EPA officials visit Dillingham to gather opinions on Pebble Mine
Representatives from the Environmental Protection agency came from Washington, D.C. and Seattle to meet with fishermen and community organizations.
Representatives from the Environmental Protection Agency arrived in Dillingham Thursday morning, meeting with fishermen and community leaders to gather opinions on the proposed development of Pebble Mine.
“It's important to hear people's views on all sides of the issue,” said Matt Leopold, the EPA’s general counsel. “And here in Dillingham I can tell right away that people are opposed to the project.”
When the EPA contingent pulled into the town’s boat yard, it was met by a crowd of fishermen and protestors who had gathered to chat with the visitors. One group of demonstrators waited by the side of the road with anti-Pebble signs and flags in an attempt to send a message to the EPA group as they drove into town from the airport.
Anna Borland-Ivey, one of the sign-bearing protesters, said she is committed to keep fighting, but appeals to the EPA can feel futile.
“You can’t fight the few people that have money that want something done, it seems like,” Borland-Ivey said. “Many of us had thought that we had won, or at least put the mine off until we can do it in a more environmentally safe way. But that doesn’t seem to be what’s happening.”
While the EPA does not issue the permit to build the mine, it has the ability to essentially veto the decision of the Army Corps of Engineers, which is the agency responsible for issuing the permit. The EPA holds the power to block the Army Corps’ decision through Section 404(c) of the Clean Water Act.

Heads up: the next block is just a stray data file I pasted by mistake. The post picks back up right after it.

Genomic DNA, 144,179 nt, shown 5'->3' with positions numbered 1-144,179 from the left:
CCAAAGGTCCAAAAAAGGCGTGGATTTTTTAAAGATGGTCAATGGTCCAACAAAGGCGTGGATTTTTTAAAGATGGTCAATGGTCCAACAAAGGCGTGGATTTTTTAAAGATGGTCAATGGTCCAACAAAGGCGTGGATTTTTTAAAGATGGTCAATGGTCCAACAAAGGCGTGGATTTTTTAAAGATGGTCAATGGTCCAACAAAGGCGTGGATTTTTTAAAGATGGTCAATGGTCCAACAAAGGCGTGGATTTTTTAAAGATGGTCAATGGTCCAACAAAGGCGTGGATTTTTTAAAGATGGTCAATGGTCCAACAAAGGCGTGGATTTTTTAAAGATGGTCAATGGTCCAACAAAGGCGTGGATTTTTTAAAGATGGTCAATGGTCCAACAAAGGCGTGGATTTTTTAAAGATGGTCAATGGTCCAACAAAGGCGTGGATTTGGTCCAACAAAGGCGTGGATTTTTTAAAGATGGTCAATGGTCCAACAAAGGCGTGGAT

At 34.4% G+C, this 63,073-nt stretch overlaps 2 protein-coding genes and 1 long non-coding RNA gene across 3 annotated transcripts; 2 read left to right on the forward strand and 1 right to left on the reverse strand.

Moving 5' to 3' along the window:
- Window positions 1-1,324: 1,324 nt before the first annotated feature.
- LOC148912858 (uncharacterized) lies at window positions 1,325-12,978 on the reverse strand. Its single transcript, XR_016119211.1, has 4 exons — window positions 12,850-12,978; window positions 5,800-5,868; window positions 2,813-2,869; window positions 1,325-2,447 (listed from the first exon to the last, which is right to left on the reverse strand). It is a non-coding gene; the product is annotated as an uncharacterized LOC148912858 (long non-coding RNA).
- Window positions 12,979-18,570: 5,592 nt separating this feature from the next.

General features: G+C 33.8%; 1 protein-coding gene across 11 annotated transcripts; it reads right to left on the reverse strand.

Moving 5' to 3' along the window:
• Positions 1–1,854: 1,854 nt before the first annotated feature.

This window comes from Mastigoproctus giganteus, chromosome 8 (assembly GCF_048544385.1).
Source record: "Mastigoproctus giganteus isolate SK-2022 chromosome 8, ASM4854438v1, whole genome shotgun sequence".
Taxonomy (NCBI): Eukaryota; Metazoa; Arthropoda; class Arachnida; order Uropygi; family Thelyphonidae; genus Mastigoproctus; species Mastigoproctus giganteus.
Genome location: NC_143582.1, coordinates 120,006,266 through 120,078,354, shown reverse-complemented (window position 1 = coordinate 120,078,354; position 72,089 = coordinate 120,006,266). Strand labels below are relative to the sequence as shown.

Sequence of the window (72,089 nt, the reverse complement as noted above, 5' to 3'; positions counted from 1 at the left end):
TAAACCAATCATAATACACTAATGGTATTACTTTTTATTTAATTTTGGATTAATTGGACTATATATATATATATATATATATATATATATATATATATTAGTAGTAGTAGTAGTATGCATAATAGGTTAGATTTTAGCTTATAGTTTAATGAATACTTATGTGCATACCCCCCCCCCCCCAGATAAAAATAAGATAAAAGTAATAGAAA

Additionally, the EPA has submitted comments on the draft environmental review of the project. The final date to submit comments on the draft is July 1.
Protesters and officials alike remarked on Thursday morning’s turnout. Leopold said he was impressed that so many people came out to meet them.
“That's exactly why I wanted to come up here,” Leopold said. “It's not right for people 4,000 miles away in Washington to make decisions without local views by the people who are most impacted.”
In the afternoon, the EPA visitors met with community organizations such as the Bristol Bay Economic Development Corporation and the United Tribes of Bristol Bay. Their trip to Alaska also included visits to Anchorage and Iliamna before the final stop in Dillingham.
The EPA group was comprised of officials from both Washington, D.C. and Seattle – including members of the agency’s Office of Water and Oceans & Coastal Protections Division.
Three of the EPA representatives visiting on Thursday were also part of the EPA’s previous most recent trip to Dillingham. David Allnutt, Lee Forsgren and Russell Kaiser were part of a group that held listening sessions in October 2017.